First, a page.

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Epic fail, bad research: Erik Matti and Joey Javier Reyes on Cebu episode of Street Food Asia  

Cebu City, Philippines—Acclaimed Filipino director Erik Matti got the support from fellow filmmaker Joey Javier Reyes after the former’s stand on Netflix’s Street Food Asia, which highlights Cebu’s food culture, sparked an online debate. 

“I agree with Erik Matti. The Cebu episode of Netflix’s STREET FOOD is an EPIC FAIL,” Reyes said in a Facebook post on Monday evening, April 29, 2019.

“Whereas other Asian countries highlighted the celebration of food as a way of life, the Philippine segment showed food as an act of survival against poverty. Excuse me, CEBUANOS are far above that.” 

Based on a comment he replied to one  of his Facebook friends, Reyes felt insulted as to how the narrative was into poverty porn and predictable melodrama.  

“Where was the context of the Cebuanos as a people?” he said. 

Reyes is the man behind films such as “My Bebe Love: #KiligPaMore” , “No Boyfriend Since Birth”, “Till My Heartache Ends” , and “Kasal, Kasali, and Kasalo.” 

Earlier on Monday afternoon, Matti, also in  a Facebook post, said the Cebu episode “borders on poverty porn.”

“The dishes except for lechon are food that are not really a staple of Filipinos. All the other Asian countries had their classic world-renowned street food while we had…bizarre,” he said in the Facebook post.

“Bad research. There are hundreds of original Filipino street food and they chose to show an esoteric eel dish and a goddamn Chinese fried vegetable lumpia,” he ended his Facebook post. 

Matti clarified his remarks on “borders on poverty porn” through his Twitter account. 

“I said the EPISODE is poverty porn. It’s a term used in films where the filmmakers highlight the drama of a poor man’s story to get a sad reaction from the viewers. I did not use poverty porn to describe Cebu or Cebuanos,” he said. 

Nilarang bakasi (stewed eel) is a popular food in the town of Cordova, Cebu. Fishing is one of the main sources of livelihood in the town. 

The episode shows how Florencia “Entoy” Escabas, the owner of Mang Entoy’s Bakasihan,  started the stewed eel business in 2012, and how they survived an oil spill in 2013 because of the collision of two vessels along Lauis Ledge in Talisay City. 

Matti’s took to Twitter to explain his stand on the stewed eel issue. He said he never said it isn’t  good.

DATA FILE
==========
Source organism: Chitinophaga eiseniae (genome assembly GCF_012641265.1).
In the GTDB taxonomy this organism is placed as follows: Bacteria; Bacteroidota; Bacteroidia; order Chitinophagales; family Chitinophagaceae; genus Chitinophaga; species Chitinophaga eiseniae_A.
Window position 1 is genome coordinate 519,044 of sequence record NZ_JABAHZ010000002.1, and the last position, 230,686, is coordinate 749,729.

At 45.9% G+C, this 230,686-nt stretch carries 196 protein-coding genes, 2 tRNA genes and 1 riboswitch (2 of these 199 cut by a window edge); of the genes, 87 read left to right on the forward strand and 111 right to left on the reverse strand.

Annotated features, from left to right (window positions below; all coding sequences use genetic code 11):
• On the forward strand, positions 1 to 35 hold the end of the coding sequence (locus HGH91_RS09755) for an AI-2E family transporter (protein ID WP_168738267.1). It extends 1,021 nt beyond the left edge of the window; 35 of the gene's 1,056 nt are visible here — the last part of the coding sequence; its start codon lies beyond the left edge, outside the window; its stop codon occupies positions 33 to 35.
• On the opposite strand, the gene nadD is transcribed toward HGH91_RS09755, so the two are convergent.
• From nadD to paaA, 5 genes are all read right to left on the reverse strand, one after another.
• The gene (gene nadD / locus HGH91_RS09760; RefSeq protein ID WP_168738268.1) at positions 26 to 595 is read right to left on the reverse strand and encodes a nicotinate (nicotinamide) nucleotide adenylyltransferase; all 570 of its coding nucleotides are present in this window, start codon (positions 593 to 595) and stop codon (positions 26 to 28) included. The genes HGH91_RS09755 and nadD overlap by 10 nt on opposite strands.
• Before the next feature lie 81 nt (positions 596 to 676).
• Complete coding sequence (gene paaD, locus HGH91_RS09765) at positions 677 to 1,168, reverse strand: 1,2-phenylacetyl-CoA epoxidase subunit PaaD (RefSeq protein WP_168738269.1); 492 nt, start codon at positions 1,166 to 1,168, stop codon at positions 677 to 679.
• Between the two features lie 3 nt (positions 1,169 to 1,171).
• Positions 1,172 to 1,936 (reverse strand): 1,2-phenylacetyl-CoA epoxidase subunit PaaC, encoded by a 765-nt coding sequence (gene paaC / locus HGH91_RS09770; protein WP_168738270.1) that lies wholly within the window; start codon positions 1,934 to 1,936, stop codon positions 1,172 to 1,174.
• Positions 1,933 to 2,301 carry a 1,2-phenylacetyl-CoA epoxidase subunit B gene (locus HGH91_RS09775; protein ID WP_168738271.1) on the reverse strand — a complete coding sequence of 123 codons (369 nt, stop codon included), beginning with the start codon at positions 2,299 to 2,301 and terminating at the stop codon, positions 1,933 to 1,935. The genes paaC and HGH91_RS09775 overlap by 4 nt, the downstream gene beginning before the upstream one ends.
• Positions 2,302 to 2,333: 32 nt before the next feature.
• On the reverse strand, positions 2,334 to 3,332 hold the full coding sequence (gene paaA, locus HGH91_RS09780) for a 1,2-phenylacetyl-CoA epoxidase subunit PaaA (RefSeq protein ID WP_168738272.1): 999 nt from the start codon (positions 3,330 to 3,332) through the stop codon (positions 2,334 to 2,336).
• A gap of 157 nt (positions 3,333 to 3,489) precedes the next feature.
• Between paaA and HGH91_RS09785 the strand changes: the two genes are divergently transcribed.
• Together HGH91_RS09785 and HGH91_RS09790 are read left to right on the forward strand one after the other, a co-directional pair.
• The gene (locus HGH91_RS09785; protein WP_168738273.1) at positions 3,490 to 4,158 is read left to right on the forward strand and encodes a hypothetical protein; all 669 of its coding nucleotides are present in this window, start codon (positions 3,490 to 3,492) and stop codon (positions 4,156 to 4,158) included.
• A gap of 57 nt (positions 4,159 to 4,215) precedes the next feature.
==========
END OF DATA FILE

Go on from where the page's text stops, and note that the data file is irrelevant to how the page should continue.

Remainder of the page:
Matti also explained that he did not say that Cebu food is not good.

“I love Cebu food,” he said. 

For him, the nilarang bakasi is just not identifiably regarded as a quintessential Filipino street food that can represent Filipino food to the world. 

“The question I wanted to ask was: given all street food in Cebu and the entire Philippines, is the eel bakasi the best and most important street food to showcase from our country to the world? Chinese lumpia as another street food entry in the episode,” he continued his tweet.

Matti said he eats eel but not the nilarang way of cooking. For him, eel is good whether “paksiw” style or with coconut milk. 

“But is bakasi the best street food to represent the country among the many kinds we have? Yes, I love Cebu food and Cebu food is not bizarre,” he said. 

Matti mentioned that Ilocano fried empanada is much more truly Filipino. 

“I was really hoping that we at least have chosen something widely regarded by most Filipinos and Cebuanos too as the street food that can represent us,” he added.

Matti defended himself saying that he is not pushing the idea that a Manila food should be featured in the show. He identified himself as Ilonggo.

“Cebu lechon is one of the best in the country. But I don’t think it would hurt to choose a generally regarded Filipino street food to best represent our country to the rest of the world,” he said. 

Matti helmed popular films like “On The Job”, “Honor Thy Father”, “Seklusyon”, and “BuyBust.” He is also the director of the upcoming horror film, “Kuwaresma” top-billed by Megastar Sharon Cuneta. /bmjo

TAGS: Cebu lechon, Erik Matti, Netflix
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